This timber frame barn is nestled into a forest on a cleared hillside near the entrance of the Farm and Wilderness summer camp in Plymouth, VT. As a central piece of infrastructure for this children’s day camp, the Arts Barn is a multipurpose space. Campers use it to stage performances, as a place to explore arts and crafts, plus there’s enough room left over for tools and equipment storage. This timber frame barn has been the backdrop for countless moments of artistic expression and musical events.
The front porch of the barn is a morning gathering spot
A colorful barn attracts colorful characters
A Hand Raising brings the Community together
The timber frame barn has four cross frames (timber framers call them ‘bents’) forming three bays, the first of which is used as a stage. Beyond this first bay, the rest of the building is enclosed, and used as an arts and crafts space. This barn is a king post barn, meaning there is one central post that goes from floor to ceiling, and supports a ridge beam.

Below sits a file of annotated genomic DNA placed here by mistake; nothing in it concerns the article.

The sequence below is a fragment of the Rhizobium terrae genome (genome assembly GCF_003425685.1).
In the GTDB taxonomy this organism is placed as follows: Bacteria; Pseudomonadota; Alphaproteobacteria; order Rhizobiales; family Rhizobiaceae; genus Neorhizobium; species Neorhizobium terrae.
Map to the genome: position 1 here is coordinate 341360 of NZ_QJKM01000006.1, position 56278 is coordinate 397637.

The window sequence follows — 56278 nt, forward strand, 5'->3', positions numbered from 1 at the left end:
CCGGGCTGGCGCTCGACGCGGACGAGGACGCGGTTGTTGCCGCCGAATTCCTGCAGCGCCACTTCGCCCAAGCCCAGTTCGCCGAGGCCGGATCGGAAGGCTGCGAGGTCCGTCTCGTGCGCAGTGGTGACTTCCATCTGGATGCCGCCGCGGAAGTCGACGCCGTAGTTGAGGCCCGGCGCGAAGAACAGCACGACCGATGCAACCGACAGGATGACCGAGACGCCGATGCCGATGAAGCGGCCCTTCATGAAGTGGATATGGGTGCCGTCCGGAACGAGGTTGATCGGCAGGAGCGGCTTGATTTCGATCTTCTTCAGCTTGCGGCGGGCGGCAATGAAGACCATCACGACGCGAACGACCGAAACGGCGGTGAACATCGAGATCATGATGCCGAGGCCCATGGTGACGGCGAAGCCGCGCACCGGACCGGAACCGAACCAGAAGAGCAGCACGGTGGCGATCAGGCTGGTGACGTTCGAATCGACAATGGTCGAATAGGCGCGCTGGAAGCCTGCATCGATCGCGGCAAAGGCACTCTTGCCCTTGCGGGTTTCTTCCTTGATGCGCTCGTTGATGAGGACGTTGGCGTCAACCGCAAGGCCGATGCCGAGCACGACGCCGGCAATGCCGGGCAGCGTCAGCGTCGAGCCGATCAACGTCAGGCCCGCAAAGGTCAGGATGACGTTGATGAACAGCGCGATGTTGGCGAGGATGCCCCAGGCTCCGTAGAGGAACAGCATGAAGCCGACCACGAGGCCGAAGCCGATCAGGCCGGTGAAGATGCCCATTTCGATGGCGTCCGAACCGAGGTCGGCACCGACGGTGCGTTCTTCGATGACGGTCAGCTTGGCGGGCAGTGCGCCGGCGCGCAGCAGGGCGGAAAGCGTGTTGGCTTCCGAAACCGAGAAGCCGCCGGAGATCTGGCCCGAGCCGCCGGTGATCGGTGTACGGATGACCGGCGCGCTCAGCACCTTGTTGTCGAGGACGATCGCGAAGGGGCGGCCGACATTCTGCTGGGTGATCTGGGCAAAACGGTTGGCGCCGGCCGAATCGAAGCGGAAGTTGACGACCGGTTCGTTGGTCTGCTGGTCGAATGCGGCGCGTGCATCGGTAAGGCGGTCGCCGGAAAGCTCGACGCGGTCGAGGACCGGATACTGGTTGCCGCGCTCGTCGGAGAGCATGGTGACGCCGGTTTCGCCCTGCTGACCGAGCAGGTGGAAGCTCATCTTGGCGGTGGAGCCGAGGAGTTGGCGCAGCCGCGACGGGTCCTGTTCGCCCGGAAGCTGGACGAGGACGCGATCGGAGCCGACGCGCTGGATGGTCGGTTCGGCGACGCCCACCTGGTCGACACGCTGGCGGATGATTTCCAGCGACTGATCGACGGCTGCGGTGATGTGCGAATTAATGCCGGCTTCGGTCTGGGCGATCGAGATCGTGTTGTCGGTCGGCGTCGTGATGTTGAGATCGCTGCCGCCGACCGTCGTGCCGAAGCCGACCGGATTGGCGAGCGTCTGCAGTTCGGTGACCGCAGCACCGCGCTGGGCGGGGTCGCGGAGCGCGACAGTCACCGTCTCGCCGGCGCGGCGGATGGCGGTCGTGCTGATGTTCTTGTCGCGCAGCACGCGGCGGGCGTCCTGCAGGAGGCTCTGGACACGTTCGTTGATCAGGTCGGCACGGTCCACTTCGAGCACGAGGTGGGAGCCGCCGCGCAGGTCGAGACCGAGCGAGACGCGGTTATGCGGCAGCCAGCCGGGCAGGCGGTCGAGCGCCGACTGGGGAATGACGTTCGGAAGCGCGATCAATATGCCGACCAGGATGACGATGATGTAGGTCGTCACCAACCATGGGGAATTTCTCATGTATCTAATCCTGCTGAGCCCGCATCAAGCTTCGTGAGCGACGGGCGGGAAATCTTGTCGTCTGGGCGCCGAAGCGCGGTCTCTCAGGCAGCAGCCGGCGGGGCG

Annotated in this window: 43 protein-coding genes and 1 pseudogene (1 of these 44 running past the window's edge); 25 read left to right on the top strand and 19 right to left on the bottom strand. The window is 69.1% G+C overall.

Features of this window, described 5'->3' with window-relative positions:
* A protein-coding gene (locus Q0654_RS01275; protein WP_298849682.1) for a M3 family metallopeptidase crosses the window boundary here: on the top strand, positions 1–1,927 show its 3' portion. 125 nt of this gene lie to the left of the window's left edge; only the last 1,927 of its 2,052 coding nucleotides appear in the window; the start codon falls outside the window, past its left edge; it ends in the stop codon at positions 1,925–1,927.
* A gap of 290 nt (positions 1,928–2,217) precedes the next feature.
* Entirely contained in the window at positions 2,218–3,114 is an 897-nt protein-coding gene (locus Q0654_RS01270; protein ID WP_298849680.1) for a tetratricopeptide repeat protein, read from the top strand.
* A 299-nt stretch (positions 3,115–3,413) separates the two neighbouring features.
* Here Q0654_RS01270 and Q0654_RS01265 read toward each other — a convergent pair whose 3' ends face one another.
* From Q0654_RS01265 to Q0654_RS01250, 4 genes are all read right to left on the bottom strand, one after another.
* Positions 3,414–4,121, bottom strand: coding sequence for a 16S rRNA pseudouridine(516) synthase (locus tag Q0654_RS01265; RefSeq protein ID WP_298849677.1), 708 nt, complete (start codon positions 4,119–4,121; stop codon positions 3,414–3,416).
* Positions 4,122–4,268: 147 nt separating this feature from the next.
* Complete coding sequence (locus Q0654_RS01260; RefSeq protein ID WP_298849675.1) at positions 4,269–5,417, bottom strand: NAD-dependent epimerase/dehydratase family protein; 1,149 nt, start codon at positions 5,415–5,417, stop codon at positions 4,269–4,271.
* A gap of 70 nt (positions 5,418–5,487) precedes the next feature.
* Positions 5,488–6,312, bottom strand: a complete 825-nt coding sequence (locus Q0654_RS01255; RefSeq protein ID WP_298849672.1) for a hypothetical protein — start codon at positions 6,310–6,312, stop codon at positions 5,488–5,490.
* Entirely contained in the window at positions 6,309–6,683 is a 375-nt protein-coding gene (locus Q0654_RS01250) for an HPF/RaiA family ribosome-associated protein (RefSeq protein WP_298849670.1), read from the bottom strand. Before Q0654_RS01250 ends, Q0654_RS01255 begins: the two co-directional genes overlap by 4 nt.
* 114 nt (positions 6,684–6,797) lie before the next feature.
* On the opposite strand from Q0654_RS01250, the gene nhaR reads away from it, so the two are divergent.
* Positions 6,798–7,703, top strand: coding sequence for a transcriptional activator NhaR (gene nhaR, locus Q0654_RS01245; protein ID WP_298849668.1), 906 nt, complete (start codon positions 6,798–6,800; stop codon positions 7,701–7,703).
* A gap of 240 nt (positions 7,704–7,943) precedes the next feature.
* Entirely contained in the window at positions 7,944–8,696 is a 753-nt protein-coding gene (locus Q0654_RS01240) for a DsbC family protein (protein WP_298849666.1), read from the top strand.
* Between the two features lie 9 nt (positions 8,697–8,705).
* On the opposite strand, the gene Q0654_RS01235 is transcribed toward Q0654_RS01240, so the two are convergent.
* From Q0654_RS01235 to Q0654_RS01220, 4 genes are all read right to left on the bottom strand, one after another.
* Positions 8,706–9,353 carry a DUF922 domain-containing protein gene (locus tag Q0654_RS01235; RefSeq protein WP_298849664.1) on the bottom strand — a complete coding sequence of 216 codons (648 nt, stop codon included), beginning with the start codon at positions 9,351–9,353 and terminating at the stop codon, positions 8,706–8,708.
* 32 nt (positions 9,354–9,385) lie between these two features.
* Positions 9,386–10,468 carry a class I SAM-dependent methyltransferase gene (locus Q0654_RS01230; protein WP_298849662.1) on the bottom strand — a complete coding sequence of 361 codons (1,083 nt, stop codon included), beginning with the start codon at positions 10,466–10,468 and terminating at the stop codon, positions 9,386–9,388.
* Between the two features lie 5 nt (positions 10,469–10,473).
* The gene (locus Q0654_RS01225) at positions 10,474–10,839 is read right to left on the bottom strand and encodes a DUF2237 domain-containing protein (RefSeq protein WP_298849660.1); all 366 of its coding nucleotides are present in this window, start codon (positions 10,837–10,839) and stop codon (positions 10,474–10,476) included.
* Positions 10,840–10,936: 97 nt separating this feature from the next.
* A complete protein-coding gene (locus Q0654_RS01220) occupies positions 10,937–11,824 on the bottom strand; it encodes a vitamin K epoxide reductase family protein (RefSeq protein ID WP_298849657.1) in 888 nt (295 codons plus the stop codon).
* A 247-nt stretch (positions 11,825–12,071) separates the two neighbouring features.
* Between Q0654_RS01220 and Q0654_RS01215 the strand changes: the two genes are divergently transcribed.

Farm and Wilderness staff decided that raising the barn by hand would be a great way to get the community of parents and families involved with the project. (Before cranes and boom trucks existed, timber frames were being raised by hand all the time. With enough people on hand and expert coordination, it’s surprisingly easy to raise a timber frame by hand). From campers driving pegs, to their parents who were on a construction site for the first time, all who arrived at Farm and Wilderness raising site had a role to play in the work of raising the Arts Barn. As they say at Farm and Wilderness, “work is love made visible.”